Time for a compulsory civic service scheme

The riots have shown that we cannot afford not to teach our young people lessons of civic duty.

The government is under pressure on police cuts and rightly so. But a civilised society requires more than this. Our neighbourhoods must be policed not just by uniformed officers, but also notions of pride and shame and responsibility to others. How we achieve that is the most difficult and the most important question in the wake of the riots.

Rightly, a debate is opening up on the family. To have children is a moral choice. To be there for them is a civic duty. None of us are perfect, but too many parents in Britain are either absent or not doing their job properly. Successive governments have backed off the issue of parenting, fearing cries of the "nanny state", but we can no longer rely on Mumsnet and Supernanny to do the job for us. Half of all parents, across of social backgrounds, express an interest in attending parenting classes. They should have access to them. Likewise, if we expect people to work long hours for low pay, can we really be surprised when they are not around to supervise their children? Society has responsibilities to parents as well as visa versa.

Families cannot do it alone, however. We must also come to terms with some important social changes. We are less likely to know our neighbours, or to live and work in the same area. There are fewer community figures around, from the bus conductor, to the park warden who might intervene when children cross the line. As strangers, the rest of us hesitate to get involved; seven in ten of us say we would now walk on by if we saw a group of children vandalising a bus stop - more than anywhere else in Europe. There are no longer the surrogate parents in neighbourhoods to reinforce messages that come from within the home.

Instead of these forces for civility, modern Britain has a popular culture which can pull children in another direction. Children spend twice as much time in front of a TV or computer screen as they do in the classroom. This facilitates an online peer-to-peer culture, where adults are almost entirely absent. It contributes to a Grand Theft Auto culture, in which films, video games and popular music glamorise violence. And it helps reproduce a shallow consumer culture, with its obsession with the brands behind those smashed windows in JD Sports and Carphone Warehouse.

In the face of these changes our civic institutions matter more than ever. Robert Baden-Powell, the founder of the Scouts, described its mission as to foster a "spirit of self-negation, self-discipline, sense of humour, responsibility, helpfulness to others, loyalty and patriotism" in young people. Modern Britain needs more of this, not less - civic institutions on scale of the Scouts, the Girl Guides or the Boys' Brigade, which ground young in people the habits of citizenship.

For me this makes the case for a national civic service unanswerable. Those involved should be enrolled in schemes that involve visiting the elderly, helping out in schools, mentoring younger children and renovating public spaces. The idea has a heritage in the Labour Party, dating back to the social justice commission, established by John Smith as leader. In government when I raised this idea it was always knocked back. "Too controversial". "Too complicated". "Too expensive". There should not be such equivocation now. The same reservations now risk undermining the coalition's plans in this area.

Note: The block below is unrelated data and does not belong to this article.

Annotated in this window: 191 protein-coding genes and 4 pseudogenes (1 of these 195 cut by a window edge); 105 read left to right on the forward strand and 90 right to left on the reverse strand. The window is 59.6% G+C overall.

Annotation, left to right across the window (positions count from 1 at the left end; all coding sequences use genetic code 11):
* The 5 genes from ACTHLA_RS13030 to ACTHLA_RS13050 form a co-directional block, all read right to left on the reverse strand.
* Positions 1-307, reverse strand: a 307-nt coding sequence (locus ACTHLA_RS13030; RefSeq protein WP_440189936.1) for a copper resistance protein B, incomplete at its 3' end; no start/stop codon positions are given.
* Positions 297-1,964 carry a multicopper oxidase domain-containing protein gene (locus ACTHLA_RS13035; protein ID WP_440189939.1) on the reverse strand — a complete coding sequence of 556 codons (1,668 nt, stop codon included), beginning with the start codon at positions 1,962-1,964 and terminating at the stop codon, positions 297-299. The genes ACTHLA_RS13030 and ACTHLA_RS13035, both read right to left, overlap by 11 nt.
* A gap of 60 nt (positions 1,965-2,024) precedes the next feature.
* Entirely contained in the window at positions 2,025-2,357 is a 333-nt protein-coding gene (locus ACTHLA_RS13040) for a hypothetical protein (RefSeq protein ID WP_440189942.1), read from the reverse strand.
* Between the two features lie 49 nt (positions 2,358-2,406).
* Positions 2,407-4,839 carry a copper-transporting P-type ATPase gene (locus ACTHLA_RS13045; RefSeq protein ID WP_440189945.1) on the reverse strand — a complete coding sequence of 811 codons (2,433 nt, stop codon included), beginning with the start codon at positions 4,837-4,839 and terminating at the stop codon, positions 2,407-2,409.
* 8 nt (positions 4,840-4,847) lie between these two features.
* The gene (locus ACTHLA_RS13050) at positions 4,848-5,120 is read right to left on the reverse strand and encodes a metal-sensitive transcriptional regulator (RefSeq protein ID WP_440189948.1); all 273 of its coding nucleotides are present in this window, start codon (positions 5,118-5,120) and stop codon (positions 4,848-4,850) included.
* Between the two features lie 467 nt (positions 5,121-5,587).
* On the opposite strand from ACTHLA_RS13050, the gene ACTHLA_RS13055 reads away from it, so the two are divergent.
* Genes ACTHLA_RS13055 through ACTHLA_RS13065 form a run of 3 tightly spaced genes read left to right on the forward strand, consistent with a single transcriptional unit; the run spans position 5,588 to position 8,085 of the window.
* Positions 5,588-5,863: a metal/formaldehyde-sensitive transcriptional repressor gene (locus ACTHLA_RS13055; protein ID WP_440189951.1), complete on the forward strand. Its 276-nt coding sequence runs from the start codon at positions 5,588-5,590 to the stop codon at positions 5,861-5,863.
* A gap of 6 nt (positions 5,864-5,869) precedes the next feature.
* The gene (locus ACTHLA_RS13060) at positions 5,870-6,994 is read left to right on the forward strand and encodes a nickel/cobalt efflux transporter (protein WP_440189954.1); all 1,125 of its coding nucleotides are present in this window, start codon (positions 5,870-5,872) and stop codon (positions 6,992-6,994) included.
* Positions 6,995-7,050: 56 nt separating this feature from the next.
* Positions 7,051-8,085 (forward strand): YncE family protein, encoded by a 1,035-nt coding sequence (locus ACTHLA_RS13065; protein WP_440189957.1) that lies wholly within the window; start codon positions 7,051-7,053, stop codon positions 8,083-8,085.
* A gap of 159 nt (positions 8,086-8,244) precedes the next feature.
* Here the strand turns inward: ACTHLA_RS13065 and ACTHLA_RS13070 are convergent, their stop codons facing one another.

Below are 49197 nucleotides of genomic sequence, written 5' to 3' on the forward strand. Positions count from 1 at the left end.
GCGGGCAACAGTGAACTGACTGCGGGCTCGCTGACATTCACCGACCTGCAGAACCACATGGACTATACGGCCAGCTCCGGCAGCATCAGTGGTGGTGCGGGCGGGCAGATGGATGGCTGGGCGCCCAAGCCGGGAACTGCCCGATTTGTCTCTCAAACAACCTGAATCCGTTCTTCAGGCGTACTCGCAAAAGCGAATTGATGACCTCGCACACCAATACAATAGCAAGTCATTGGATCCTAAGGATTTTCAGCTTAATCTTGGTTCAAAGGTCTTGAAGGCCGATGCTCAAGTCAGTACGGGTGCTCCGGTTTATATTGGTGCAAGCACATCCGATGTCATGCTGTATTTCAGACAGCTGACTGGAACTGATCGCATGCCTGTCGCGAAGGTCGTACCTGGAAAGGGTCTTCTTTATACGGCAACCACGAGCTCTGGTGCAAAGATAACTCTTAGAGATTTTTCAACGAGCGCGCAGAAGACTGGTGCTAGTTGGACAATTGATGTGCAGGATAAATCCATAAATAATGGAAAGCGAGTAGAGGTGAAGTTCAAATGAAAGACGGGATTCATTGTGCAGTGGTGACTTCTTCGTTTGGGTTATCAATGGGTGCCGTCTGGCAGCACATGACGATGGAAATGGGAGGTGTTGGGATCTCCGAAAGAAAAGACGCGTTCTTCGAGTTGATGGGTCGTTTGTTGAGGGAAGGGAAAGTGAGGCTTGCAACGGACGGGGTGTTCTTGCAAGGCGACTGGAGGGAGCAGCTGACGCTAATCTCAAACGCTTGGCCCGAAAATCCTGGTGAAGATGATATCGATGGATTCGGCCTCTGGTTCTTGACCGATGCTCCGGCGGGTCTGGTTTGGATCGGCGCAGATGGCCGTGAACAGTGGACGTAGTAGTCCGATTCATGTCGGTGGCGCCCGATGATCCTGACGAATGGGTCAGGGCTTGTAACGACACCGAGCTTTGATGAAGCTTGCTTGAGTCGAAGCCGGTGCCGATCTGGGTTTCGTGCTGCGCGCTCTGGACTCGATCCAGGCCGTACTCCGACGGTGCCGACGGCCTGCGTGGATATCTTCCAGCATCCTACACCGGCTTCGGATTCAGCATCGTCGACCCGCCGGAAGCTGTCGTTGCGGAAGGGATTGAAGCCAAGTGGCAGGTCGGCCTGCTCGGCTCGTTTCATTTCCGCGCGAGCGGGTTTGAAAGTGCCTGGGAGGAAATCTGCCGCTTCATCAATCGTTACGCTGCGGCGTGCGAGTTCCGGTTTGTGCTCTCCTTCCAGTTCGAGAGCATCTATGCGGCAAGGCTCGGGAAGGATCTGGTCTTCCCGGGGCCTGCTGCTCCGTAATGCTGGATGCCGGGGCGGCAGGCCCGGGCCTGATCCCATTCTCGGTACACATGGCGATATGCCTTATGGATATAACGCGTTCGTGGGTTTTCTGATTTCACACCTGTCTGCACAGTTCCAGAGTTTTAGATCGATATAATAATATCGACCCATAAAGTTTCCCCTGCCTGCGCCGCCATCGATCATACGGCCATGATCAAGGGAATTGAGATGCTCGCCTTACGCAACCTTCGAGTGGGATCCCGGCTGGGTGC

The government has committed itself to a civic service in principle, but its plans look more like a glorified gap year scheme for the wealthy than a sustained programme that will reach everyone. The programme is voluntary. It will last just seven weeks. Those taking part in it will have to fund themselves, including a charge to take part. Ministers should ask themselves how many of the rioters, looters and those who were tempted to join them are really likely to sign up.

Now is not the time for half measures. A British civic service should be compulsory. It should last at least six months, allowing for a truly transformative experience. Each participant should be paid the minimum wage to help them get by. It should give those taking part a taste of people and places very different from what they are used to. It should draw in the private and the voluntary sector to help provide structured and supervised projects for our young people to take part in.

There is nervousness in Whitehall around compulsion, but we already support compulsory education until eighteen. Why is six months more so troubling?

A YouGov poll in 2009 found that two thirds of adults support the idea of a compulsory civic service. The Treasury may baulk at the cost, but last week revealed the costs of inaction. With youth unemployment at record highs we already pay many to sit at home. Corporate sponsorship should be encouraged from those who want to play their part.

I have seen the value of these programmes myself. I have visited the City Year scheme in New York, which brings together young people of all backgrounds for a year of full time service. It is a far cry from the parallel lives in this country by those who rioted and those who took part in the clean up. People of different ages, backgrounds and races mix together, doing something positive for the communities they work in. Those from wealthier backgrounds help out in tough schools and begin to understand more about life on the other side of the tracks. The kids from those schools are encouraged to believe they could be mentoring others one day.

City Year commands cross party support in the States. Pictures of JFK adorn the walls of the organisation's Manhattan headquarters, while the organisation counts Mayor Bloomberg as one of its biggest advocates. In Britain proposals to emulate it on a national scale are always met with the same answer: "not now". After the looting, rioting and chaos last week we should reverse the question: if not now, when?